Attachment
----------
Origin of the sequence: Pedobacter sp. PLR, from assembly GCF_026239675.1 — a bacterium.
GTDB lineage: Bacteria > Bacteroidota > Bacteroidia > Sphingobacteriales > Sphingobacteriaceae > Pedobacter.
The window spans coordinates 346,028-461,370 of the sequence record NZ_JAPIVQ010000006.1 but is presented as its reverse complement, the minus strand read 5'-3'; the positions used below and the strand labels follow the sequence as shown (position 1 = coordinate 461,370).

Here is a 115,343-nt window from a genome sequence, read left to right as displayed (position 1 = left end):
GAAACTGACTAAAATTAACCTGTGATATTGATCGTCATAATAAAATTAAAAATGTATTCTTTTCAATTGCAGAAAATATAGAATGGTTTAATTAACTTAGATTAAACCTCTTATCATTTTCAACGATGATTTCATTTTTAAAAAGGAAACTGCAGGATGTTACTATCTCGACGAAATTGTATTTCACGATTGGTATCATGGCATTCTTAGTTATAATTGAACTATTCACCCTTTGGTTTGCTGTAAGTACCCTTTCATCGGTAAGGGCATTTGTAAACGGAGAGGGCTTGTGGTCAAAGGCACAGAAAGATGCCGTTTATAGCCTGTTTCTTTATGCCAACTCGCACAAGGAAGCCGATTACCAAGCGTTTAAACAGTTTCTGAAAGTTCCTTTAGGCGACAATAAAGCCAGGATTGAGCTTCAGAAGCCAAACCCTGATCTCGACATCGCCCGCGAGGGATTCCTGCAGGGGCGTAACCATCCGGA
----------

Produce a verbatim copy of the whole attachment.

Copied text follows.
Origin of the sequence: Pedobacter sp. PLR, from assembly GCF_026239675.1 — a bacterium.
GTDB lineage: Bacteria > Bacteroidota > Bacteroidia > Sphingobacteriales > Sphingobacteriaceae > Pedobacter.
The window spans coordinates 346,028-461,370 of the sequence record NZ_JAPIVQ010000006.1 but is presented as its reverse complement, the minus strand read 5'-3'; the positions used below and the strand labels follow the sequence as shown (position 1 = coordinate 461,370).

Here is a 115,343-nt window from a genome sequence, read left to right as displayed (position 1 = left end):
GAAACTGACTAAAATTAACCTGTGATATTGATCGTCATAATAAAATTAAAAATGTATTCTTTTCAATTGCAGAAAATATAGAATGGTTTAATTAACTTAGATTAAACCTCTTATCATTTTCAACGATGATTTCATTTTTAAAAAGGAAACTGCAGGATGTTACTATCTCGACGAAATTGTATTTCACGATTGGTATCATGGCATTCTTAGTTATAATTGAACTATTCACCCTTTGGTTTGCTGTAAGTACCCTTTCATCGGTAAGGGCATTTGTAAACGGAGAGGGCTTGTGGTCAAAGGCACAGAAAGATGCCGTTTATAGCCTGTTTCTTTATGCCAACTCGCACAAGGAAGCCGATTACCAAGCGTTTAAACAGTTTCTGAAAGTTCCTTTAGGCGACAATAAAGCCAGGATTGAGCTTCAGAAGCCAAACCCTGATCTCGACATCGCCCGCGAGGGATTCCTGCAGGGGCGTAACCATCCGGA